First line drug treatment for hypertension and reductions in blood pressure according to age and ethnicity: cohort study in UK primary care.BMJ. 2020 11 18; 371:m4080.BMJ
To study whether treatment recommendations based on age and ethnicity according to United Kingdom (UK) clinical guidelines for hypertension translate to blood pressure reductions in current routine clinical care.
Observational cohort study.
UK primary care, from 1 January 2007 to 31 December 2017.
New users of angiotensin converting enzyme inhibitors/angiotensin receptor blockers (ACEI/ARB), calcium channel blockers (CCB), and thiazides.
MAIN OUTCOME MEASURES
Change in systolic blood pressure in new users of ACEI/ARB versus CCB, stratified by age (< v ≥55) and ethnicity (black v non-black), from baseline to 12, 26, and 52 week follow-up. Secondary analyses included comparisons of new users of CCB with those of thiazides. A negative outcome (herpes zoster) was used to detect residual confounding and a series of positive outcomes (expected drug effects) was used to determine whether the study design could identify expected associations.
During one year of follow-up, 87 440 new users of ACEI/ARB, 67 274 new users of CCB, and 22 040 new users of thiazides were included (median 4 (interquartile range 2-6) blood pressure measurements per user). For non-black people who did not have diabetes and who were younger than 55, CCB use was associated with a larger reduction in systolic blood pressure of 1.69 mm Hg (99% confidence interval -2.52 to -0.86) relative to ACEI/ARB use at 12 weeks, and a reduction of 0.40 mm Hg (-0.98 to 0.18) in those aged 55 and older. In subgroup analyses using six finer age categories of non-black people who did not have diabetes, CCB use versus ACEI/ARB use was associated with a larger reduction in systolic blood pressure only in people aged 75 and older. Among people who did not have diabetes, systolic blood pressure decreased more with CCB use than with ACEI/ARB use in black people (reduction difference 2.15 mm Hg (-6.17 to 1.87)); the corresponding reduction difference was 0.98 mm Hg (-1.49 to -0.47) in non-black people.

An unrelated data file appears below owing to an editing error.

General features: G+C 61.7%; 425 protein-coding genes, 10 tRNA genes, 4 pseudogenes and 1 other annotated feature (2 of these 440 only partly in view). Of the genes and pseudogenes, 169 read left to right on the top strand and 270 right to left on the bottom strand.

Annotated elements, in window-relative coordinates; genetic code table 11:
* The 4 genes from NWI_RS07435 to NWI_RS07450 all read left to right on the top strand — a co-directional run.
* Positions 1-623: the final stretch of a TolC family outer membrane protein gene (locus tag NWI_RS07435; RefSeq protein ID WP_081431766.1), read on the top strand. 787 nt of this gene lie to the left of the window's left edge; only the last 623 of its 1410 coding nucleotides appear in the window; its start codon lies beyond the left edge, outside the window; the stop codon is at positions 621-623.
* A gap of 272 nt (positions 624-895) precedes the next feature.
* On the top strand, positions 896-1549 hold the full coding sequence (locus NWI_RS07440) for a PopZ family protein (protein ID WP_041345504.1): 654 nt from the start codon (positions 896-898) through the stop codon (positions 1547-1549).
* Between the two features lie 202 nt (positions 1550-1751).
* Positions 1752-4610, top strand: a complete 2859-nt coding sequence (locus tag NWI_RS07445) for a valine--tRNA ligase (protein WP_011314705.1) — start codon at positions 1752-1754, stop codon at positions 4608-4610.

Similar reductions in blood pressure were found to be associated with new use of CCB as with new use of ACEI/ARB in non-black people who did not have diabetes, both in those who were aged younger than 55 and those aged 55 and older. For black people without diabetes, CCB new use was associated with numerically greater reductions in blood pressure than ACEI/ARB compared with non-black people without diabetes, but the confidence intervals were overlapping for the two groups. These results suggest that the current UK algorithmic approach to first line antihypertensive treatment might not lead to greater reductions in blood pressure. Specific indications could be considered in treatment recommendations.